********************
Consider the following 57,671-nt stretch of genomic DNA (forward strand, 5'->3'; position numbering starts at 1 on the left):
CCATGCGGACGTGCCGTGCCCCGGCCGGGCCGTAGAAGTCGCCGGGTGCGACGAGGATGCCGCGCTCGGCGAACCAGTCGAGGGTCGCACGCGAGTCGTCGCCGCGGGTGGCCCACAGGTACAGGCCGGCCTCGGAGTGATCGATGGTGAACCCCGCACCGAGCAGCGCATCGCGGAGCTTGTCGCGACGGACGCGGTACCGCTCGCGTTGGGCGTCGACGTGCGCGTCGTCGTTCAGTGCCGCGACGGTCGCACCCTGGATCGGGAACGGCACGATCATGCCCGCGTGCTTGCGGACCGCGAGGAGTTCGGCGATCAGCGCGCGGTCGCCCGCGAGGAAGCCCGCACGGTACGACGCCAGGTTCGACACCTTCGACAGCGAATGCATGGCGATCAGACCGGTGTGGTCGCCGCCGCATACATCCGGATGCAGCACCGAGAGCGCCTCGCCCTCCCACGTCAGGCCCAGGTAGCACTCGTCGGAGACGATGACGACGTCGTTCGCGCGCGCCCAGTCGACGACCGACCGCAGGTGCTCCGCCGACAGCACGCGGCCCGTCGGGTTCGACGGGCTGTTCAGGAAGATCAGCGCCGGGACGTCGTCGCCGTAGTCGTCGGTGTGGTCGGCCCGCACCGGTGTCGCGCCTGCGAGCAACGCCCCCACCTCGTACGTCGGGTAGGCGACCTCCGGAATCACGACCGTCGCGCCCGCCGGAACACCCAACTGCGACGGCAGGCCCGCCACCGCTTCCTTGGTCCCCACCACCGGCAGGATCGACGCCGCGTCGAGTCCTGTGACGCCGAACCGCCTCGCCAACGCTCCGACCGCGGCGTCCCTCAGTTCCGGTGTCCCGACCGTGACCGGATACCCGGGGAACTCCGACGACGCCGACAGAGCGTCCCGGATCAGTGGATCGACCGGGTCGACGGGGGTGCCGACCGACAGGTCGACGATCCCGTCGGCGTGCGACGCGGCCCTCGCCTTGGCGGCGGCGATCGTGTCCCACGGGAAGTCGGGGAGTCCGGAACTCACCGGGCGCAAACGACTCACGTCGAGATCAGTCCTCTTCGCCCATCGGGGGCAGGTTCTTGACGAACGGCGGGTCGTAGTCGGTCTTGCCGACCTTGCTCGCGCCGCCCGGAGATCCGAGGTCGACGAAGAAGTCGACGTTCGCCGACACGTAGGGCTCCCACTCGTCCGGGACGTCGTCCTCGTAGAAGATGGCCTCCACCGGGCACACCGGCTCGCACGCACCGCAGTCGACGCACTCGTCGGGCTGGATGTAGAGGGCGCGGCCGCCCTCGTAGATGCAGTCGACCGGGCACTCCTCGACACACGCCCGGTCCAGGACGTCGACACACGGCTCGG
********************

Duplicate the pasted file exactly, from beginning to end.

Consider the following 57,671-nt stretch of genomic DNA (forward strand, 5'->3'; position numbering starts at 1 on the left):
CCATGCGGACGTGCCGTGCCCCGGCCGGGCCGTAGAAGTCGCCGGGTGCGACGAGGATGCCGCGCTCGGCGAACCAGTCGAGGGTCGCACGCGAGTCGTCGCCGCGGGTGGCCCACAGGTACAGGCCGGCCTCGGAGTGATCGATGGTGAACCCCGCACCGAGCAGCGCATCGCGGAGCTTGTCGCGACGGACGCGGTACCGCTCGCGTTGGGCGTCGACGTGCGCGTCGTCGTTCAGTGCCGCGACGGTCGCACCCTGGATCGGGAACGGCACGATCATGCCCGCGTGCTTGCGGACCGCGAGGAGTTCGGCGATCAGCGCGCGGTCGCCCGCGAGGAAGCCCGCACGGTACGACGCCAGGTTCGACACCTTCGACAGCGAATGCATGGCGATCAGACCGGTGTGGTCGCCGCCGCATACATCCGGATGCAGCACCGAGAGCGCCTCGCCCTCCCACGTCAGGCCCAGGTAGCACTCGTCGGAGACGATGACGACGTCGTTCGCGCGCGCCCAGTCGACGACCGACCGCAGGTGCTCCGCCGACAGCACGCGGCCCGTCGGGTTCGACGGGCTGTTCAGGAAGATCAGCGCCGGGACGTCGTCGCCGTAGTCGTCGGTGTGGTCGGCCCGCACCGGTGTCGCGCCTGCGAGCAACGCCCCCACCTCGTACGTCGGGTAGGCGACCTCCGGAATCACGACCGTCGCGCCCGCCGGAACACCCAACTGCGACGGCAGGCCCGCCACCGCTTCCTTGGTCCCCACCACCGGCAGGATCGACGCCGCGTCGAGTCCTGTGACGCCGAACCGCCTCGCCAACGCTCCGACCGCGGCGTCCCTCAGTTCCGGTGTCCCGACCGTGACCGGATACCCGGGGAACTCCGACGACGCCGACAGAGCGTCCCGGATCAGTGGATCGACCGGGTCGACGGGGGTGCCGACCGACAGGTCGACGATCCCGTCGGCGTGCGACGCGGCCCTCGCCTTGGCGGCGGCGATCGTGTCCCACGGGAAGTCGGGGAGTCCGGAACTCACCGGGCGCAAACGACTCACGTCGAGATCAGTCCTCTTCGCCCATCGGGGGCAGGTTCTTGACGAACGGCGGGTCGTAGTCGGTCTTGCCGACCTTGCTCGCGCCGCCCGGAGATCCGAGGTCGACGAAGAAGTCGACGTTCGCCGACACGTAGGGCTCCCACTCGTCCGGGACGTCGTCCTCGTAGAAGATGGCCTCCACCGGGCACACCGGCTCGCACGCACCGCAGTCGACGCACTCGTCGGGCTGGATGTAGAGGGCGCGGCCGCCCTCGTAGATGCAGTCGACCGGGCACTCCTCGACACACGCCCGGTCCAGGACGTCGACACACGGCTCGG